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Conservation Education

Oshihara Elementary School in Yamanashi Prefecture uses its eco-friendly amenities to provide its pupils with a high-quality environmental education.

As global warming increasingly poses a global problem, the Japanese Ministry of Education, Culture, Sports, Science and Technology is taking the lead in extending the Eco-School program to schools around the country. Characterized by ecological considerations, Eco-Schools are equipped with various facilities such as solar power generation and energy-saving systems.

Up until 2015, nearly 1,600 kindergartens, elementary schools, junior high schools and high schools had been registered as Eco-Schools. Among these, the municipal Oshihara Elementary School in Showa-cho, Yamanashi Prefecture has particularly extensive eco-friendly equipment.

Having opened in 1884, the rebuilt school buildings of Oshihara Elementary School were completed as an Eco-School in 2004 in accordance with the policy of Showa-cho, namely coexistence between town development and the environment.

Oshihara Elementary School is located almost at the center of the Kofu Basin, surrounded on all four sides by mountains. The elementary school experiences the climate typical of a basin, with very hot summers and very cold winters. To minimize its dependence on a cooling and heating system, Oshihara Elementary School has introduced many different pieces of equipment. For example, the school takes external air into the building through a tube buried underground, known as an earth tube. The underground temperature is lower than the outside air temperature in summer, and higher in winter. Accordingly, it serves as a natural form of air-conditioner. The elementary school’s radiation cooling system circulates groundwater through the pipe to cool the air. The school is also equipped with a night-purge ventilation system, which takes in cool air on hot summer nights through an opening at the top of the building.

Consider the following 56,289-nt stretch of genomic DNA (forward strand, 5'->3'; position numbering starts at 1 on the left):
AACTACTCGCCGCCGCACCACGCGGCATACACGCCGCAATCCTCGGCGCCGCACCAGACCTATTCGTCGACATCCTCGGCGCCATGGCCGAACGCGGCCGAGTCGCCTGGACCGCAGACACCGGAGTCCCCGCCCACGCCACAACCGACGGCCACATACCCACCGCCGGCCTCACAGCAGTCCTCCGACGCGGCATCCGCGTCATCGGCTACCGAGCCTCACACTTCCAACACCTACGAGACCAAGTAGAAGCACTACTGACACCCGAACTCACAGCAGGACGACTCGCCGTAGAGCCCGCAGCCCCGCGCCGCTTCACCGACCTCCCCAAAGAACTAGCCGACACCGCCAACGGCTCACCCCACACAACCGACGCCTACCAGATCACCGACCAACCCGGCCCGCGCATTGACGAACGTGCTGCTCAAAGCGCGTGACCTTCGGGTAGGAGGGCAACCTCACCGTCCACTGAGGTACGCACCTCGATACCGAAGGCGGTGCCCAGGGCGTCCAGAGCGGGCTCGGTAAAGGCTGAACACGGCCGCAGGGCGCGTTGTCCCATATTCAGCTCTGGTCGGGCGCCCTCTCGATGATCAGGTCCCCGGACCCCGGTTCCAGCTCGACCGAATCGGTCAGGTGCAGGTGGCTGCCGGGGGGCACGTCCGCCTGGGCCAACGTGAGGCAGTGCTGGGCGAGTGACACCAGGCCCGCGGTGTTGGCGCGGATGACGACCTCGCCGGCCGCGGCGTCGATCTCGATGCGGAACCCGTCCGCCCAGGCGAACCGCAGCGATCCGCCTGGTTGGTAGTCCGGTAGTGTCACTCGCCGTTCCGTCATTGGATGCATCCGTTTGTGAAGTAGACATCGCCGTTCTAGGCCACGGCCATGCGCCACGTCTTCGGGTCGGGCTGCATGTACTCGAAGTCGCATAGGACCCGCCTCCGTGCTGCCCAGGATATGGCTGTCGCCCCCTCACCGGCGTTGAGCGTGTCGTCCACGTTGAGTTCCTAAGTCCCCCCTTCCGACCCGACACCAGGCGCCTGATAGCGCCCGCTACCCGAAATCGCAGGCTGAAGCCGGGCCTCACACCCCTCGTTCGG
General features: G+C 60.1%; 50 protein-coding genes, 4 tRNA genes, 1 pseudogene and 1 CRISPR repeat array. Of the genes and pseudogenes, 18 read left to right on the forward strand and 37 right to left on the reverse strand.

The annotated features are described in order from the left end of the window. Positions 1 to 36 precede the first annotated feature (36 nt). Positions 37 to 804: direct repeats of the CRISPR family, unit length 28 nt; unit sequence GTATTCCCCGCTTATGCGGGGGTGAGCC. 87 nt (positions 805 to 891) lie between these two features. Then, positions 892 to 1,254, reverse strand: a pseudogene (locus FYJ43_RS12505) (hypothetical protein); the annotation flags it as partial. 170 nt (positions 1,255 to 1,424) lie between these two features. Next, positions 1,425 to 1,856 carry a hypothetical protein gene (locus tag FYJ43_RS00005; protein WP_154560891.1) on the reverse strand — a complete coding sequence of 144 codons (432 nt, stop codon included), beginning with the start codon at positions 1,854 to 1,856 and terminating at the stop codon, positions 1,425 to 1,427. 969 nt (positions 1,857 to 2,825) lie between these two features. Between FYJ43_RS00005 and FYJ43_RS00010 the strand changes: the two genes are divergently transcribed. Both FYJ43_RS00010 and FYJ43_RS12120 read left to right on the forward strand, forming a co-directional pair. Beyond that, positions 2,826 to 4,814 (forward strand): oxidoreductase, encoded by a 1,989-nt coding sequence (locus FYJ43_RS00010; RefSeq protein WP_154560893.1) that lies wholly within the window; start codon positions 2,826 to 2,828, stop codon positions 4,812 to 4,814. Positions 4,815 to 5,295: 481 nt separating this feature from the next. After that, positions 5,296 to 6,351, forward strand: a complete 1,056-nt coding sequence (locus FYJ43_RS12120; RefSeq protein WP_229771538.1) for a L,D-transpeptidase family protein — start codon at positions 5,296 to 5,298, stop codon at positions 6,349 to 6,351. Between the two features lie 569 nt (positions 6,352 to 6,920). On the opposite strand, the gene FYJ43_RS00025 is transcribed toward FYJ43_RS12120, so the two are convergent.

The school also has a wooden terrace and eaves outside its classrooms to block direct sunlight and reflections. It also prevents temperature rises by greening its roof and terrace, covering the building with a so-called green curtain and sprinkling groundwater and rainwater from a tank onto the roofs of the school building and gymnasium.

“Here, you don’t need to turn on the air-conditioner a lot to remain comfortable, even in summer,” says Mitsuru Ohta, principal of Oshihara Elementary School. “You would need a very large amount of electric power to obtain the same level of comfort otherwise.”

Oshihara Elementary School has devised many methods of saving energy in addition to the energy-saving equipment for cooling and heating. For example, the top of each classroom is equipped with windows to block direct sunlight and take in natural light. This is referred to as high side light. During the daytime on sunny days, the classroom is sufficiently lit, even when the electric lights are off. The school also stores rainwater in a tank and uses it to flush the toilets and water the plants.

Groundwater is used for a biotope that extends about 150 meters from the front entrance and along the school building. The biotope is full of green waterweed and provides a habitat for killifish, crayfish and other organisms. It also exposes schoolchildren to nature.

Oshihara Elementary School uses these facilities to teach its pupils about the environment. For example, its curriculum on water resources for fourth-year students involves the use of well water and rainwater on the school premises. Science classes for sixth-year students utilize wind and solar power generation to teach about electricity. The first floor of the school building is equipped with a touch-panel LCD monitor that enables a variety of information to be displayed, including the amount of electric power generated by the solar and wind power systems on the premises, the level of consumption of well water and rainwater, and the effects of rooftop greening.

“The school building itself is the material for teaching about the environment,” says Ohta. “Pupils learn that they are in a wonderful school that is friendly to the environment. Naturally, this helps nurture a mindset for avoiding energy waste and placing importance on the natural environment.”